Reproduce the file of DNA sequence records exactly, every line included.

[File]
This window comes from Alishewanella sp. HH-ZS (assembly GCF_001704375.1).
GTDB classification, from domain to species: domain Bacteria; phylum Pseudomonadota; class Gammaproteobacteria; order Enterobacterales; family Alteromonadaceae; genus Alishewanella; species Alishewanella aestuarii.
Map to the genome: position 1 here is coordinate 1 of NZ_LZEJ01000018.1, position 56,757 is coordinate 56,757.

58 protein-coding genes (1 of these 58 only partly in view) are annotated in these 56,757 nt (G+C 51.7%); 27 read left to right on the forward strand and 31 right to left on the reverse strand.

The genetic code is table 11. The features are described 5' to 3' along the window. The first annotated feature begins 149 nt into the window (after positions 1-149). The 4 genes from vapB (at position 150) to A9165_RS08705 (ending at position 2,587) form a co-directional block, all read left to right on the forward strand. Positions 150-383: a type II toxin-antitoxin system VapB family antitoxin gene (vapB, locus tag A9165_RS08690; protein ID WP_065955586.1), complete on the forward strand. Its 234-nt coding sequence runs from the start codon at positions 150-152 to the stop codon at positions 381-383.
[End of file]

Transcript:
This window comes from Alishewanella sp. HH-ZS (assembly GCF_001704375.1).
GTDB classification, from domain to species: domain Bacteria; phylum Pseudomonadota; class Gammaproteobacteria; order Enterobacterales; family Alteromonadaceae; genus Alishewanella; species Alishewanella aestuarii.
Map to the genome: position 1 here is coordinate 1 of NZ_LZEJ01000018.1, position 56,757 is coordinate 56,757.

58 protein-coding genes (1 of these 58 only partly in view) are annotated in these 56,757 nt (G+C 51.7%); 27 read left to right on the forward strand and 31 right to left on the reverse strand.

The genetic code is table 11. The features are described 5' to 3' along the window. The first annotated feature begins 149 nt into the window (after positions 1-149). The 4 genes from vapB (at position 150) to A9165_RS08705 (ending at position 2,587) form a co-directional block, all read left to right on the forward strand. Positions 150-383: a type II toxin-antitoxin system VapB family antitoxin gene (vapB, locus tag A9165_RS08690; protein ID WP_065955586.1), complete on the forward strand. Its 234-nt coding sequence runs from the start codon at positions 150-152 to the stop codon at positions 381-383.